If you like your allegorical dramedy black as pitch.

(see http://kurtscomment.blogspot.com/2006/08/kbt-pres… )

Marina Antunes
Admin

I did like the whole moving the old woman across the street idea and did think it was somewhat effective in its satire but I didn't enjoy any of it. Pitch black dramedy indeed.

Kurt
Guest

I think the same reason I liked Dear Wendy applies to Blindness and Miracle at St. Anna. I tend to like overblown melodramatic allegories.

Mike Rot
Member

don't have the energy to fight it out today but I will just say I think Dear Wendy is great, but my God, Kurt, Miracle at St Anna was unspeakably bad. I am a huge Spike Lee fan but this was painful.

Kurt
Guest

I know I stand alone on this. But charity is not something filmmakers go after very often as a subject, (I know Bunuel did, but he often went at it, like most filmmakers, from a satirical side). I thought many elements were handled well, even if much of the film was clunky, I did like the 'mercy'/charity stuff and heck, it was better than Slumdog Millionaire.

Ashley
Guest

I'm constantly at war with my friends over film tastes. I'm often torn between giving my honest opinion and politely nodding along with certain friends, and with most of them I've simply given up.

I used to host monthly movie nights which I would program with a feature I really loved that nobody else had seen, but too often I got negative feedback, or they would overrule my selection and pick something else, so I stopped doing it. The titles weren't even that "out there" either. I showed A History of Violence, Sideways, Shallow Grave, Children of Men, and C.R.A.Z.Y. The last time, I tried to show Once, but everyone else wanted to watch Die Hard instead.

I still use Flixster to send out my reviews to my friends, but I don't think that does any real good. Only one friend has embraced my opinions, he even gave me his Netflix password and I pretty much control his queue now. He's been very happy with the results so far.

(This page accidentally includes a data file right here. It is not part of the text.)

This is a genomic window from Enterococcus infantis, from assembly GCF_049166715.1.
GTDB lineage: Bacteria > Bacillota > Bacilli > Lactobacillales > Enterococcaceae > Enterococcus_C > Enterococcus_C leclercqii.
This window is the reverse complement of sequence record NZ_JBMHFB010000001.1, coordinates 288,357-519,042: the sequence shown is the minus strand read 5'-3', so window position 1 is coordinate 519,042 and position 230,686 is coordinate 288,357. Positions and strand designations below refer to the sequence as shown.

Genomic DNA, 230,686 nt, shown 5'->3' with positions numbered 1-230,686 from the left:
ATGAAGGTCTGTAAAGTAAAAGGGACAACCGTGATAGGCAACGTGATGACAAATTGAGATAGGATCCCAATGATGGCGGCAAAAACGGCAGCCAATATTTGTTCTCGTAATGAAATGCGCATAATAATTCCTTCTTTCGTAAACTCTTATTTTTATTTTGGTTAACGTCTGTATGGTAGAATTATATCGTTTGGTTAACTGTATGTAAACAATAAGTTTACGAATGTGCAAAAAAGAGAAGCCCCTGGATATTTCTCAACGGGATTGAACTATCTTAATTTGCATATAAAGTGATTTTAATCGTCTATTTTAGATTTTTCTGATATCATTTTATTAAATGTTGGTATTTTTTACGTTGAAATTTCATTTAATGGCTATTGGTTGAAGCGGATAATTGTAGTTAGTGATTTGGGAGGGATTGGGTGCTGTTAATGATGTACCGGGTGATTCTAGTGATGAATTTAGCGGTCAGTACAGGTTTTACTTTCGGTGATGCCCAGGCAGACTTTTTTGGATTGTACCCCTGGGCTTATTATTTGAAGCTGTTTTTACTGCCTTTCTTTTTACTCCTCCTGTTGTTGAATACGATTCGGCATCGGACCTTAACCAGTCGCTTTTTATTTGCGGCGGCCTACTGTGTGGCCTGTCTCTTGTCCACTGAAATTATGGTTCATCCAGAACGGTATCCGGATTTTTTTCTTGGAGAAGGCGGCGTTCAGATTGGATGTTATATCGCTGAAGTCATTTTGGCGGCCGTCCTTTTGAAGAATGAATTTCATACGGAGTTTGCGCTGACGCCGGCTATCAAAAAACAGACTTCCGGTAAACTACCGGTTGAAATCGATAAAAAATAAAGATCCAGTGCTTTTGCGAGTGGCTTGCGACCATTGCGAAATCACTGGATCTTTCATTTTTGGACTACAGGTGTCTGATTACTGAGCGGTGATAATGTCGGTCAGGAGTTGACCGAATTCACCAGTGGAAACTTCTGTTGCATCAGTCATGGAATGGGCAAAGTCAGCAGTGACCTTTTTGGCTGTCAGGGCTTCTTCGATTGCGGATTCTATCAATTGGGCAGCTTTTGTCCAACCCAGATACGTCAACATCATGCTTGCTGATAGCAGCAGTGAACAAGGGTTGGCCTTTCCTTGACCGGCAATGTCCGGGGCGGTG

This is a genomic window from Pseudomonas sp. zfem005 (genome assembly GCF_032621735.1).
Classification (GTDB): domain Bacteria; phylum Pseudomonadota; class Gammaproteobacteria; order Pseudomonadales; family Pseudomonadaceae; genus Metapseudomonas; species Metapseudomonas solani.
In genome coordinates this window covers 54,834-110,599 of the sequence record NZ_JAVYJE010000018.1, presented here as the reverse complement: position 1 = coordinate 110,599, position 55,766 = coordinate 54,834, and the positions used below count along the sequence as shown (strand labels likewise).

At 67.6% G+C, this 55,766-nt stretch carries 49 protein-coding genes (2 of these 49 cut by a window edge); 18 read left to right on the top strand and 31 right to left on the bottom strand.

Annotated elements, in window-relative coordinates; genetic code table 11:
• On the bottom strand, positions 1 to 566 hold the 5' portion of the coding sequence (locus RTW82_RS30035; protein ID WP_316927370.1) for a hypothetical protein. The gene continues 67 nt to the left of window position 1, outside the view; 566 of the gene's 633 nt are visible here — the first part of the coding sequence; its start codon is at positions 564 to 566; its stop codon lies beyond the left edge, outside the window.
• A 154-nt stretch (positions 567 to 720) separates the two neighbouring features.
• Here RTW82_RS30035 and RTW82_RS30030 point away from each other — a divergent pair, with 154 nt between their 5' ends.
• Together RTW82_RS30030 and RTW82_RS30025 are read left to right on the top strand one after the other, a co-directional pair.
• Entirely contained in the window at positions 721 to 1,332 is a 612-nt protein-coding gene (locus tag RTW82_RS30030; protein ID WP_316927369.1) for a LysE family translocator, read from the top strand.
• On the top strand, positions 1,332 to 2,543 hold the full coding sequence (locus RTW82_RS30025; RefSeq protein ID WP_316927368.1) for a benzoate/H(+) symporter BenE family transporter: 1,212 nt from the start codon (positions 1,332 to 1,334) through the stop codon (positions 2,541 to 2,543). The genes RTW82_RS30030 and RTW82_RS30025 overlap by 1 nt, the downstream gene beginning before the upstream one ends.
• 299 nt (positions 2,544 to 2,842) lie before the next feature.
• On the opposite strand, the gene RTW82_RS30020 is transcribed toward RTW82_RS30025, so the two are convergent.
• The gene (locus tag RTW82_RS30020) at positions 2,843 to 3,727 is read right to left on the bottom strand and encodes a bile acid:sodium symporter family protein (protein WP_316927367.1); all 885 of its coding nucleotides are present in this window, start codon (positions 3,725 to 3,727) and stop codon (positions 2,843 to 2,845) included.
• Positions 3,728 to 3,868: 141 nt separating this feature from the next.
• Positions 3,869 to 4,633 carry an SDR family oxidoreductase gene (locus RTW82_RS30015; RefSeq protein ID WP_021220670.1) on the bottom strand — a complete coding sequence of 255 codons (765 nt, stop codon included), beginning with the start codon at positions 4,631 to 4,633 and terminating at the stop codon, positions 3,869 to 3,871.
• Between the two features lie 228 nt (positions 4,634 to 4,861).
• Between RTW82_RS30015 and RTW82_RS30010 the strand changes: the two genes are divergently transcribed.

Marina Antunes
Admin

@Ashley – I've found the same thing with our schedule. I tend to post a variety of different selections and the attendance varies quite a bit but once in a while folks do extend themselves and come out to something they generally would not see on their own. That said, I've found that my movie group has three groups: the "festival" crowd, the blockbuster crowd and the "I'll try anything" crew (smallest of the bunch).

Sometimes it's hit and miss (since we mostly make trips to the theatre) but for the most part, I haven't struck out too many times.

Kurt Halfyard
Admin

I do movie nights all the time, to mixed results. The most painful 'failures' for audiences to enjoy the film were The New World, Happiness and Vital.

Kurt Halfyard
Admin

…The biggest successes were: Kung Fu Hustle, Battle Royale, and The King and the Clown (liked enough, I showed it twice). Perhaps I should do all Asian flicks….

Ashley
Guest

I definitely have plans to revitalize Movie Night someday, but I need to give it a rest for now and focus on something else, like finding new friends. Haha, kidding of course, my friends are great, we just have nothing in common.

Sideways was a pretty successful night, but only if you count "successful" as people having a lot of fun doing their hair and make up in my bathroom for the planned pub crawl after the movie, talking about sex and drinking bottles upon bottles of wine (Merlot of course), while the movie played unwatched in the background. :S